“The bar of the Grosvenor Hotel, near Westland Row Station, one of the many illustrations from “James Joyce’s Dublin”... The book matches excellent photographs of the city and its people, in both colour and black and white, by Edward Quinn, with appropriate passages from Joyce’s writings.”
THE IRISH TIMES – Oct. 1974

“The fiction and the reality; this photograph from ‘James Joyce’s Dublin’ by Edward Quinn reflects a phrase from ‘Dubliners’ - ‘a harpist stood in the roadway, playing to a little ring of listeners’. The book contains 125 such delightfully printed photographs.”
THE SUNDAY TIMES - November 1974.

“The mighty Quinn. The Côte d’Azur in the 1950s was one long, glamorous party for the stars. One man had unprecedented access to photograph them at play: Edward Quinn.”
The Sunday Times Magazine, March 11, 2007. UK

“It’s hard to imagine a modern equivalent of Edward Quinn’s photographs of celebrities holidaying on the French Riviera in the 50s.”
Guardian, April 5, 2007. UK

The Riviera – where the stars came out to shine – and charismatic photographer Edward Quinn was there to capture them. (…) Edward Quinn died in 1997 but his photos live on. Their charm lies in the capturing of unpoised glamour.”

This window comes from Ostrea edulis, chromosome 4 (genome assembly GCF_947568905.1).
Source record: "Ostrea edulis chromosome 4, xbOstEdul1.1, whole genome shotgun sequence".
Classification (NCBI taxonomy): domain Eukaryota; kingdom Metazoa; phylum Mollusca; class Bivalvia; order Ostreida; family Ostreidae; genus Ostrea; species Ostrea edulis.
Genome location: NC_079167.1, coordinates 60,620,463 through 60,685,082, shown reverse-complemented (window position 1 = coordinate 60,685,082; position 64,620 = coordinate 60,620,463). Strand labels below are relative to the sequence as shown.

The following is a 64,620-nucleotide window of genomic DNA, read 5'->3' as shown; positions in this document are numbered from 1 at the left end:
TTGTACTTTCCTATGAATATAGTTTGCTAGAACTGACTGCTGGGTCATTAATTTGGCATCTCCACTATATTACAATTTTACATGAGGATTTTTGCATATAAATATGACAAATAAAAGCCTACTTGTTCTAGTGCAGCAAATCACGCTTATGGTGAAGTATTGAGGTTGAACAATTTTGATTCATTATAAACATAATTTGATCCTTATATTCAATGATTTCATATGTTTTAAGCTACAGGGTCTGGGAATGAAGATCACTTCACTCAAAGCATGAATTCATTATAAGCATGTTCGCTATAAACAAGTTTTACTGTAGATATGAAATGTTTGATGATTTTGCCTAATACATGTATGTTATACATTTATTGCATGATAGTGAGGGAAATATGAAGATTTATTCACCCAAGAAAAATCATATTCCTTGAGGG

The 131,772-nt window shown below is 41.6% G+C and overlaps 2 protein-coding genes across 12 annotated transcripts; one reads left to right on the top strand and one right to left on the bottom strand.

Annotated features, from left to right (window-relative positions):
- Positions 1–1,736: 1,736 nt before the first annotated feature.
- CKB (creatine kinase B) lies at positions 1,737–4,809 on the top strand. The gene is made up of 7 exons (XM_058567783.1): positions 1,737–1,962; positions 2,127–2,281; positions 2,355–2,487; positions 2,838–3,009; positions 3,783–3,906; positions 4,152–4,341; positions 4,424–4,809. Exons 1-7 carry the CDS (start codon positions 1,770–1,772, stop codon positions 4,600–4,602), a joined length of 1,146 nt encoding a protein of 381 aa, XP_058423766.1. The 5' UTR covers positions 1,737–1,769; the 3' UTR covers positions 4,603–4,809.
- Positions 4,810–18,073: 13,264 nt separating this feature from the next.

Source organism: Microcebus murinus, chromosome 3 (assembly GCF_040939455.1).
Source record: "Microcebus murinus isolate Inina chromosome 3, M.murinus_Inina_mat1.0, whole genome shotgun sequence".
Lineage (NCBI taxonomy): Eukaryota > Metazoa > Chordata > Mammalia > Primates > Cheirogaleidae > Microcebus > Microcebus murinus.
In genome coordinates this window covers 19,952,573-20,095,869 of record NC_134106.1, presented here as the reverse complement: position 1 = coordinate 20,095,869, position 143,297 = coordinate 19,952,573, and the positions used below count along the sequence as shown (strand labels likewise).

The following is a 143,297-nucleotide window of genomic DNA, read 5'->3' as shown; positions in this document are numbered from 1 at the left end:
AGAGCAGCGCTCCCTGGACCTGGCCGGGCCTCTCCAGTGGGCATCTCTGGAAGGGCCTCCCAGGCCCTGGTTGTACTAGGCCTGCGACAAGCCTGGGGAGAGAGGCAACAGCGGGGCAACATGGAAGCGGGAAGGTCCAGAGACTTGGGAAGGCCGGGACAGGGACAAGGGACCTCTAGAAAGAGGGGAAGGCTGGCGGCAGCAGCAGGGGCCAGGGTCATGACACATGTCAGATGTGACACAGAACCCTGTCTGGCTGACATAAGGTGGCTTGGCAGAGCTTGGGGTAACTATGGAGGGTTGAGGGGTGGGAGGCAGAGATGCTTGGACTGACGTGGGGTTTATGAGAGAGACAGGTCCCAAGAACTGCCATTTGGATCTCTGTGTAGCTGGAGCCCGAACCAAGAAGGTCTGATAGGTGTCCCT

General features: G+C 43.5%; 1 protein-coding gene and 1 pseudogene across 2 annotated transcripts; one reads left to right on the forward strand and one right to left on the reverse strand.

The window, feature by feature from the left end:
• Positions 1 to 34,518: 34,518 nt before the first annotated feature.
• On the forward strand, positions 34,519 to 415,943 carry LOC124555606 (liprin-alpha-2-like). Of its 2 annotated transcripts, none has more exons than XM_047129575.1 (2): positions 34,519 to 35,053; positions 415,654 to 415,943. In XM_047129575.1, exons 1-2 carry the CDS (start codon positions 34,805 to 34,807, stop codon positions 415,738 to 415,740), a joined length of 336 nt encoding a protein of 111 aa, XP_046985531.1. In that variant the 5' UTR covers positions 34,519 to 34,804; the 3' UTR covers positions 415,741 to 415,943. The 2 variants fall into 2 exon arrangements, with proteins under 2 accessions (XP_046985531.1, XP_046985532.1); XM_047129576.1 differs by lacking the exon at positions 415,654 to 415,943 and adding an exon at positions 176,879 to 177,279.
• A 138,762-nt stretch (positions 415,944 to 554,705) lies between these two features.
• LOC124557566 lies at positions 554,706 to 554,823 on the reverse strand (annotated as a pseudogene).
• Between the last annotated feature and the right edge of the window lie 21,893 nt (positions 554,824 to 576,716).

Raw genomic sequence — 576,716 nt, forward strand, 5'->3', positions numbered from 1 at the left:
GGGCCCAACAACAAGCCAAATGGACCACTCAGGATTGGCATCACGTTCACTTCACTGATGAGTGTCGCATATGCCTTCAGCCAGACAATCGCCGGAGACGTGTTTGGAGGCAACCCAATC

Sunday Express, April 8, 2007. UK

“He introduced himself to Picasso in 1951, spawning a life-long friendship that allowed him to capture a seldom-seen private side of that very public genius.”
Men’s Vogue online

“Negli anni 50 la Costa Azzurra era un lungo, affascinante Party cielo aperto dove le star si davano appuntamento. A immortalarle, in bianco e nero, c’era Edward Quinn.”
Corriere della Sera Magazine 15/2007. Italy

“Autor de algunas de las imágenes mas icónicas del siglo XX, este voyeur irlandés que comenzó fotografiando barcos de guerra y pin ups playeras, supo captar la persona detrás de la fachada de glamour.”
Cinemania, April 2007. Spain

„Die Wiederentdeckung des grossen Fotografen Edward Quinn. (...) Die Leichtigkeit seiner Aufnahmen ist immer noch frappierend. Sie leuchten einfach, wie Märchenbilder aus einer goldenen Zeit.“
Süddeutsche Zeitung, 31. März 2007. Germany